Dance, Monkey, Dance

by V Rose Dahrke

This blog has been through several changes over the two years I’ve been writing, and it’s due for one more. Hopefully this will be the last. I’ve kept it as a notebook and journal, as painful small talk, and as a half-assed attempt to be helpful. In short, this dancing monkey has been trying to juggle, sing, spin plates, and shove sharp bits of wood up its nose without destroying its brain.

The dancing monkey has done everything but dance.

So, from now on I’m going to do what I like to think I’m good at, and you’re hopefully going to be mildly entertained by it. All stories. All the time. Some will be good. Some will suck hard. Some will make you recommend therapy.

This was last week’s. All the others are here. Below is this week’s.

Have a good night, and I’ll see you next Wednesday.

Ovum

She stared at it, scowling, as she crumpled the shell in her free hand. Its edges blended with those of its jellyfish-like fellows in the chipped blue enamel bowl. Like them, it was the usual milky-clear and yellow. Like them, it was the would-be offspring of the aging brown hen outside.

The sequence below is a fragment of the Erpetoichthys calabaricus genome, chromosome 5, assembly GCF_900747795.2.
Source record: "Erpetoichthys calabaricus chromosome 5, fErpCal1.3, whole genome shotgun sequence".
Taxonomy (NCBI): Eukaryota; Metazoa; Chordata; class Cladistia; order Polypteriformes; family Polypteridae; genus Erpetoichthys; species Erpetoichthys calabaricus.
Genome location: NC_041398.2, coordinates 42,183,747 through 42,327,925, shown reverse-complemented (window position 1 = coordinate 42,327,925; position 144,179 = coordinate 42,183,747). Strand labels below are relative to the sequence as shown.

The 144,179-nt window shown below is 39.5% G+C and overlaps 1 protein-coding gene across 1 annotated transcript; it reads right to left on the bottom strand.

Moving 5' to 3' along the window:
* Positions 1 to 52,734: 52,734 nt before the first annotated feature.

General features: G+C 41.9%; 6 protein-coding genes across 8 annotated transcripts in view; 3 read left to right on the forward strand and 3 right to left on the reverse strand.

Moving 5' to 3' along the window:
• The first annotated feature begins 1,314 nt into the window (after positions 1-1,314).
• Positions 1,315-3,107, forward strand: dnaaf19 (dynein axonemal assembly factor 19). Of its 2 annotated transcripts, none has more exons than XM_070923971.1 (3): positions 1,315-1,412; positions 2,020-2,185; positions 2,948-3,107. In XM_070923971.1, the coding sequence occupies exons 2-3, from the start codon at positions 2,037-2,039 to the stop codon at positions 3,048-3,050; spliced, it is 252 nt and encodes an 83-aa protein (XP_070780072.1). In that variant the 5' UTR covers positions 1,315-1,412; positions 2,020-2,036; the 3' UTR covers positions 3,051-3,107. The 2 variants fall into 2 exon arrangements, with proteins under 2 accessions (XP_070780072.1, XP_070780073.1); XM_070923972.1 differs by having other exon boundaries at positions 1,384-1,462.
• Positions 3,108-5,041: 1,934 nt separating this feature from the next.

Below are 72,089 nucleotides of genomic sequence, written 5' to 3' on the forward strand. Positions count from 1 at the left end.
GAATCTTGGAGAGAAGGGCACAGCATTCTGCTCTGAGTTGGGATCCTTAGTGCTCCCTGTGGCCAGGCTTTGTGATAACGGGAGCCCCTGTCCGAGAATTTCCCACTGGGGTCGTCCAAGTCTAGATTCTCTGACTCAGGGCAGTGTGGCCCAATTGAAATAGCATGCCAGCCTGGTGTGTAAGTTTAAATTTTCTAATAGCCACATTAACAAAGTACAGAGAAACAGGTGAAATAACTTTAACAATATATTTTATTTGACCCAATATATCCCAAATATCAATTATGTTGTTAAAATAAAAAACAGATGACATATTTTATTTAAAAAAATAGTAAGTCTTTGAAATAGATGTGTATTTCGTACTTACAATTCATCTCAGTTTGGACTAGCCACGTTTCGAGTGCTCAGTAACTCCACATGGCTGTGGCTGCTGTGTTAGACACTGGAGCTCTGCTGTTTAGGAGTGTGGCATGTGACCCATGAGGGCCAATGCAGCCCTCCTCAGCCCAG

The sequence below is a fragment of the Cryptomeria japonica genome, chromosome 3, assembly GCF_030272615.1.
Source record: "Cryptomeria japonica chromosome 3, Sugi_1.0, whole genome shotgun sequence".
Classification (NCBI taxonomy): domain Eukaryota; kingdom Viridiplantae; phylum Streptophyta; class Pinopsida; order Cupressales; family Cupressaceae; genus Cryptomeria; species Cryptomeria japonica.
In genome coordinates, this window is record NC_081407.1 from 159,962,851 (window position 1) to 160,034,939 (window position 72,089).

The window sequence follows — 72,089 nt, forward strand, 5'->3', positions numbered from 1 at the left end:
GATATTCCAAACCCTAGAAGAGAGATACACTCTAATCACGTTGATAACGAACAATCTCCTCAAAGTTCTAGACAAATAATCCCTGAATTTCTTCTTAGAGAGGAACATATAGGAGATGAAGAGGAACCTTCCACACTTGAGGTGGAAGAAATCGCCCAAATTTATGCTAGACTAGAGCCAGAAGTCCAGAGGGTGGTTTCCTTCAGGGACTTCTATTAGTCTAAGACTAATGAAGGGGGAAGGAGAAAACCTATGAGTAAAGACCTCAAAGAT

Unlike them, it had a human face. The yolk was a round, bald head with a pinched and sagging face.

Her face.

She inspected the remains of the crushed shell. Normal. Peering out the window, she watched Lucy scratching at the ground for feed. Normal. Still, there it was. She poked it with a bony finger. The jowls jiggled.

Really? she thought. Is that what I look like now? True, her dancing days were decades behind her, but she had always imagined she looked better than that. More dignified. Less deflated.

Well, she certainly couldn’t serve Henry that, now could she?

What did it mean? And what would happen if…

She burst it with a fork. It bled out, smelling vaguely of parsley, and dissolved. She waited. Still alive.

No, she couldn’t serve it to Henry. What would happen if she did? Would she die then? Would he? Would it steal his soul, leaving him a withered husk of a man?

She smirked at that last thought. After all, hadn’t she had to stomach three eggs with his face? Hadn’t they left her to wither? Ungrateful little snots. How would he like it?

She popped the two normal eggs and scrambled them. The odd one was invisible. She stared at the bowl again, tapping her fingers on the counter in indecision as the pan began to smoke.

She started at the boom-boom-boom of his boots on the porch, nearly spilling the eggs as she dumped them into the pan.

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